Leonard Woolf's Journey

by Peter Stansky
THE JOURNEY NOT THE ARRIVAL MATTERS
by Leonard Woolf
Harcourt, Brace & World, $5.95
Leonard Woolf had no belief in the “afterlife” or personal immortality, but he left an impressive memorial in this autobiography he started to write as he was turning eighty,"and the fifth and final volume of which he completed just before his death last August at the age of eighty-eight. Each volume has had the characteristic charm and power of his prose and personality; a rigorous discursiveness that gives the work its special quality—of free association, or better yet, of free conversation, combined with an extraordinary tough-mindedness. But the “wandering effect” is deceptive, for almost every word, every incident, is made to count in the extraordinary unfolding of an extraordinary life.
Given his fascination with figures—how many copies of Virginia Woolf’s novels have been sold, how many hours he has worked for political causes—one can imagine Woolf himself adding up his words as he came to the end of each brief volume. Few words have been wasted in rhetorical flourishes or self-dramatization, and that is characteristic of him too. The sense of adding up accounts, which he enjoyed doing as a colonial officer in Ceylon after he came down from Cambridge, and which he enjoyed doing as a founder and owner and jack-of-all-trades of the Hogarth Press, is pervasive here. He is rendering an account of his own life, and to some extent of the lives of others. A humane man whom experience has purged of illusions, he can be hard in his judgments on others, but no harder than he is on himself. Woolf was the author of twenty-four books, none quite of the first rank, and the publisher of many that were—among them the collected works of his wife, Virginia Woolf, and the collected works of Sigmund Freud. He was the editor of the Political Quarterly, a director of the New Statesman, an intellectual force in the Labour Party between the wars, and an active worker for the establishment of the League of Nations. Yet without discounting his varied accomplishments, I would argue that it is the character of the man himself— as the husband and, one is tempted to say, the curator of a woman of undoubted genius, and in his own right as a representative of an aspect of English life that has vanished into history—that commands our interest and promises to endure.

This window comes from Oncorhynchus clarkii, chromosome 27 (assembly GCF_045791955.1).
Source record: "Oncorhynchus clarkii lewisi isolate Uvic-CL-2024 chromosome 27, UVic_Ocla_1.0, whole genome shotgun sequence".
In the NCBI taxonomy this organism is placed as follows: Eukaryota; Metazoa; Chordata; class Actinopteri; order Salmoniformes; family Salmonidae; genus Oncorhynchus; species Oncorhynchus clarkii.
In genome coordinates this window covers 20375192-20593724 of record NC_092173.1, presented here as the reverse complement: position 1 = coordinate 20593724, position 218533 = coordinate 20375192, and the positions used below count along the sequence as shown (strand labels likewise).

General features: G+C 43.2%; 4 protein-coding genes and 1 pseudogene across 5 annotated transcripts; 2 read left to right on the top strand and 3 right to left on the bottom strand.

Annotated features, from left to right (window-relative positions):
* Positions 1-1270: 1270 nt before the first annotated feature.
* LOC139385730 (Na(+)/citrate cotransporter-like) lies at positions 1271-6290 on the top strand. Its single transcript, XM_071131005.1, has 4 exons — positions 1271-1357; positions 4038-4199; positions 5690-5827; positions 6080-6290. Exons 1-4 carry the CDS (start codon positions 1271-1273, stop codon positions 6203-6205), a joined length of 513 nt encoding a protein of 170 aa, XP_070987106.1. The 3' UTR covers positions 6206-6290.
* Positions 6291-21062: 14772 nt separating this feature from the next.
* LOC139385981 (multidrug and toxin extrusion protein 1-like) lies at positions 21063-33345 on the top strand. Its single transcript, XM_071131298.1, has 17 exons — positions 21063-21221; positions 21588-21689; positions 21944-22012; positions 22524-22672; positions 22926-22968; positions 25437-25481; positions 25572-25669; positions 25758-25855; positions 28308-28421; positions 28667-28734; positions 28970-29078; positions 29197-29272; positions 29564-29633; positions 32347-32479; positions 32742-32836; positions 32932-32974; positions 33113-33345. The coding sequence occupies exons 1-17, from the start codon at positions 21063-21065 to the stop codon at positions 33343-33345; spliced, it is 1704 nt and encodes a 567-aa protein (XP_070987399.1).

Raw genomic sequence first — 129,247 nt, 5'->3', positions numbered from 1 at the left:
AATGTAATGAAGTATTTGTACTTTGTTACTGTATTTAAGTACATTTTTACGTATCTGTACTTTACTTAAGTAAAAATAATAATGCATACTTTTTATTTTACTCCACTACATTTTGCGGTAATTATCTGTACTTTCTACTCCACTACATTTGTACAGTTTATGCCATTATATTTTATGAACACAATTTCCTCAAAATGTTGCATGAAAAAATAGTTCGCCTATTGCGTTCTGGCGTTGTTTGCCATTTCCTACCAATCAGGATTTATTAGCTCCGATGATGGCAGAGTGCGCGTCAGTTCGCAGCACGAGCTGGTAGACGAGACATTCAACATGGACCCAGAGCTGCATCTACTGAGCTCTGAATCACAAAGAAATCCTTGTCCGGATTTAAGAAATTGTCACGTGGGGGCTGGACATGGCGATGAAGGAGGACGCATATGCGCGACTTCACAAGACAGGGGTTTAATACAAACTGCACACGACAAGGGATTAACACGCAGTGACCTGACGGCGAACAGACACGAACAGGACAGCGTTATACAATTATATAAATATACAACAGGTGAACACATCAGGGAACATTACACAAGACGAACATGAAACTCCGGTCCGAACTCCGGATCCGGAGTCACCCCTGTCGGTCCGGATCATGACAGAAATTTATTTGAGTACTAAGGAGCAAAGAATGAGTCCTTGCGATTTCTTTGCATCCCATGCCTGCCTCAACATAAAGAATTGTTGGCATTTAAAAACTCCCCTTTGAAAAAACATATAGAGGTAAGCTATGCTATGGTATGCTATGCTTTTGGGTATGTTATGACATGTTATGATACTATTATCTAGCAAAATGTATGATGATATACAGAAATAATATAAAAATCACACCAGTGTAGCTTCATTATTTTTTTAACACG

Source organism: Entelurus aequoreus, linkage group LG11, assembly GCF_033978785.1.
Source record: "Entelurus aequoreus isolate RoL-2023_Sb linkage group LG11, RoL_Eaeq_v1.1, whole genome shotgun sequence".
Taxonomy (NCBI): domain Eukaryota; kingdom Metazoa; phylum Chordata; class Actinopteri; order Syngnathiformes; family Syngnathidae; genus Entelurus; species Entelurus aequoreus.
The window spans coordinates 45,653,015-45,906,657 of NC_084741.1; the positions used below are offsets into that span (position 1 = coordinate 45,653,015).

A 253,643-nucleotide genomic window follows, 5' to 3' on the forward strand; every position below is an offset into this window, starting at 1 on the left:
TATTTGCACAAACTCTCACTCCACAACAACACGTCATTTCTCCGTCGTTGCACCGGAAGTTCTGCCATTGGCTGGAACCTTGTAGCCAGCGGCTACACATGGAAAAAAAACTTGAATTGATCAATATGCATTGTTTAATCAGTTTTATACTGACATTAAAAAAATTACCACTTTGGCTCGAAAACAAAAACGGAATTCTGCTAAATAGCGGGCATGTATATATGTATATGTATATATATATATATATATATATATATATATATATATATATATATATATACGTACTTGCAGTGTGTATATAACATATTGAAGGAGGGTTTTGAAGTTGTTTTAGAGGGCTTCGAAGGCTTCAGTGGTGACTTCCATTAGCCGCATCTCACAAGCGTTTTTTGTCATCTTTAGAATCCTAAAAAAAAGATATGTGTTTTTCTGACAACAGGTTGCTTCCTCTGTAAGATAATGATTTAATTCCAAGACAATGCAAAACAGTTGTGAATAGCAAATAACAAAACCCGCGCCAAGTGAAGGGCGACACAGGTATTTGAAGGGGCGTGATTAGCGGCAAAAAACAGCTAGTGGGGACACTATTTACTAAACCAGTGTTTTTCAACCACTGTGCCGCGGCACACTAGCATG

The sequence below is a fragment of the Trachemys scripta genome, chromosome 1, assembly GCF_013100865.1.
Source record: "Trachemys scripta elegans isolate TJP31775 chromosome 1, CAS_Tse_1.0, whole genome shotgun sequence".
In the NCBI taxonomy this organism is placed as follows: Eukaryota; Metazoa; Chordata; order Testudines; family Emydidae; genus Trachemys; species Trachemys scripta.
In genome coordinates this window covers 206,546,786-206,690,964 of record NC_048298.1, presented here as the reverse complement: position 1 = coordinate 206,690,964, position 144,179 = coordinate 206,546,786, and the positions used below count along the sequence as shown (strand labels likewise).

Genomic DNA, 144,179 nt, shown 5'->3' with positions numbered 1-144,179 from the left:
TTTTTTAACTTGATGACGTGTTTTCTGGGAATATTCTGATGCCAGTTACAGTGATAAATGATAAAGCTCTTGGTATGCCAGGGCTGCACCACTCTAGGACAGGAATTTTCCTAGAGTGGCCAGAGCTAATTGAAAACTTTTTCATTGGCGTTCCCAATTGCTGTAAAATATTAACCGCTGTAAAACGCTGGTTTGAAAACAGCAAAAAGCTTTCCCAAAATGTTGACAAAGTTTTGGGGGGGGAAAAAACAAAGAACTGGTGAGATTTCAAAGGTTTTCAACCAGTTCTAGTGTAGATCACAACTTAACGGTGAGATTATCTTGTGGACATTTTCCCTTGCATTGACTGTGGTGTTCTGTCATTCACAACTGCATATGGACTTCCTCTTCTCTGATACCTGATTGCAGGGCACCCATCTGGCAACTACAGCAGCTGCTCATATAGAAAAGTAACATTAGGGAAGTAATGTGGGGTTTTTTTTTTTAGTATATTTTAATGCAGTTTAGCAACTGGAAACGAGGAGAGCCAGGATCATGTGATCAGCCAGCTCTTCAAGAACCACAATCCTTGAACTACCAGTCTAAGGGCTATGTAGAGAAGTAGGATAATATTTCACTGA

Now that he and Bertrand Russell have gone, there remains only E.M. Forster of the brilliant group that Woolf first met when he was an undergraduate at Trinity College, Cambridge, in the early years of the century. Russell and Forster were somewhat older than he; Lytton Strachey, Clive Bell, and John Maynard Keynes were his contemporaries; so too was the ill-fated Thoby Stephen, who died soon after leaving Cambridge, and whose sisters, Vanessa and Virginia, were presently to become Mrs. Clive Bell and Mrs. Leonard Woolf. Of all these figures (and scores more) he offers memorable glimpses, scattered through the five volumes, not at all “official" views, but the more valuable therefore as literary and historical testimony.
It can be said of Woolf and his friends that they were the last generation of the English Enlightenment. Humane and civilized themselves, they believed in the values of civilization. For them, barbarism and its values—more properly, its nonvalues—were the enemy. Too skeptical to be Utopians, they were believers in the idea of human betterment, the possibility that a more humane and decent society might come into being. History, or barbarism, willed otherwise. Speaking of the political and historical climate of 1939, Woolf comments,
The world had reverted to regarding human beings not as individuals but as pawns or pegs or puppets in the nasty process of silencing their own fears or satisfying their own hates. It was impossible even for that most savage of all animals, man, to torture and kill on a large scale peasants, fellow-socialists, capitalists, Jews, gypsies, Poles, etc. if they were regarded as individuals; they had to be regarded as members of an evil and malignant class—peasants, deviating socialists, capitalists, Jews, gypsies, Poles. The world was reverting to, or had reverted to barbarism.
This emphasis upon the individual—that is, the human being as opposed to the unit, the mass, the class, so convenient for incineration or saturation bombing—this emphasis is the mark of civilization, and of the philosophy that Woolf imbibed at Cambridge. It was a philosophy derived chiefly from G.E. Moore, and it placed the greatest importance upon personal relations, but wholly without the distortions of sentimentality. Individuals were to be truly valued, which meant that they were to be seen without preconceptions and as closely as possible to what they were: not necessarily an edifying sight. At the same time one was to subject oneself to equally candid and unsparing scrutiny. Fortunately, this proved in the working-out less portentous than it sounds. For there was always, as there is in England, a saving grace of comedy. The seriousness of the enterprise must never be taken too seriously; and English pragmatism would never allow for the idiocy, not to say the barbarism, of the Teutonic “blood-brotherhood” which was presently to darken the world. It was a philosophy that valued the personal, and also, when it was transported by Woolf and his Cambridge friends to Bloomsbury, admirably designed to deflate pomposity and pretension. There is nothing quite so effective in that regard as to be asked, “What exactly do you mean?”